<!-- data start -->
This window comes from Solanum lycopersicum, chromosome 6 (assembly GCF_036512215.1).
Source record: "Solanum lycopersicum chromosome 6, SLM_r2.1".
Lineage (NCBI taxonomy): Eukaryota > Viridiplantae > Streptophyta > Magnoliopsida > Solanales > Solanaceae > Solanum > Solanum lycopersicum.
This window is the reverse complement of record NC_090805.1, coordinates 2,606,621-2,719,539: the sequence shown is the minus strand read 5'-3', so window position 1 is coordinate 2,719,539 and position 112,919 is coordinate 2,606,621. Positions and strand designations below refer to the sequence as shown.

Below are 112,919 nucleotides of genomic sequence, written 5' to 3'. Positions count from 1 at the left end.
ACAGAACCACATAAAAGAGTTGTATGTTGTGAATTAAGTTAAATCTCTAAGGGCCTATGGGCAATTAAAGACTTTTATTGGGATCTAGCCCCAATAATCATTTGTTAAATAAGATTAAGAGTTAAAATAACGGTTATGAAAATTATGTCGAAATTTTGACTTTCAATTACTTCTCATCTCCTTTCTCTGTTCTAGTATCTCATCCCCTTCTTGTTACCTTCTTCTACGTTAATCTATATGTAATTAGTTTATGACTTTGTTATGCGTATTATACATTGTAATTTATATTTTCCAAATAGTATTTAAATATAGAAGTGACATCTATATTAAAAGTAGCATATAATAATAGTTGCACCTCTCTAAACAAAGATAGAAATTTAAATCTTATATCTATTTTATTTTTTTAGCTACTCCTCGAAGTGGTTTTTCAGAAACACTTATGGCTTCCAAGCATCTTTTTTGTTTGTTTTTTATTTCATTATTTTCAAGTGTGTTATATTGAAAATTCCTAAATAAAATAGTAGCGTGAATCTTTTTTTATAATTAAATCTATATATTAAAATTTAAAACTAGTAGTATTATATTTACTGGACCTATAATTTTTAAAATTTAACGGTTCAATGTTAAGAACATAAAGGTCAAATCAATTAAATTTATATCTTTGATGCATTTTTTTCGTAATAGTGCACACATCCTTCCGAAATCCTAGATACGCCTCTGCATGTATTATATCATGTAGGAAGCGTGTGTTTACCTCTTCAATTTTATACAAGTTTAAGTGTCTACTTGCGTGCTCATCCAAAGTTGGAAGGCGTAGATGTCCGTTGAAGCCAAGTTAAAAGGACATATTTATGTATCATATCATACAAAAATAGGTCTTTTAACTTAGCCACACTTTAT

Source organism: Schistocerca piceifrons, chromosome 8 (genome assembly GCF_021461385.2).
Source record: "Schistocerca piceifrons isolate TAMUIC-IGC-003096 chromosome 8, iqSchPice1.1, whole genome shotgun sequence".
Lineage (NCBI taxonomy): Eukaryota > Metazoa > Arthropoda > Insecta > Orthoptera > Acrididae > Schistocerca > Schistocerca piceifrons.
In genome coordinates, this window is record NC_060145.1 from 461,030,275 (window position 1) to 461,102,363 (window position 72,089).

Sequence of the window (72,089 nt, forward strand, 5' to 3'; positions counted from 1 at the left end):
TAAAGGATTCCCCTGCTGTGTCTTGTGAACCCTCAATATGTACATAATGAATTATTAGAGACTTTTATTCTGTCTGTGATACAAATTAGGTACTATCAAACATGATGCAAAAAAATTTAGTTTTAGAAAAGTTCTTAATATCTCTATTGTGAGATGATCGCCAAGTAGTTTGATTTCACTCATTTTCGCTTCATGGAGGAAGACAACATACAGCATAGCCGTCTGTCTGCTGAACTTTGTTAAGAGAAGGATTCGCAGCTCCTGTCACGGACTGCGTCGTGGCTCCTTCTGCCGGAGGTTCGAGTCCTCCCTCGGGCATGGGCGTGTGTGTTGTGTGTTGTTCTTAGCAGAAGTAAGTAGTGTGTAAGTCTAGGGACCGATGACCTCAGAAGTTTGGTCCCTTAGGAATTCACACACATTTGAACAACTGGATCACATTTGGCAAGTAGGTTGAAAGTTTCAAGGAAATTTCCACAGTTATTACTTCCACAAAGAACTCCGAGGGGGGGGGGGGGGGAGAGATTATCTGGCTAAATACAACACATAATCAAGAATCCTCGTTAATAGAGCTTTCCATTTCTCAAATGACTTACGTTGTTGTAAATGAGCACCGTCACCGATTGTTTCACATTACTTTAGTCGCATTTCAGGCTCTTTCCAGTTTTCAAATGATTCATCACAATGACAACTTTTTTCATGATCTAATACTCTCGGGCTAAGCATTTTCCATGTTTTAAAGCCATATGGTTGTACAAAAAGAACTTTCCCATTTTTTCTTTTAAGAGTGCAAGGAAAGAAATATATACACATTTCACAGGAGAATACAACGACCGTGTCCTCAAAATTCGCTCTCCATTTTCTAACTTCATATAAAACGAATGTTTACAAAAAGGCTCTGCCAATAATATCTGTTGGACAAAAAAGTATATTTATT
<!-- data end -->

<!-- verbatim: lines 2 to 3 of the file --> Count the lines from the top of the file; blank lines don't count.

Source record: "Solanum lycopersicum chromosome 6, SLM_r2.1".
Lineage (NCBI taxonomy): Eukaryota > Viridiplantae > Streptophyta > Magnoliopsida > Solanales > Solanaceae > Solanum > Solanum lycopersicum.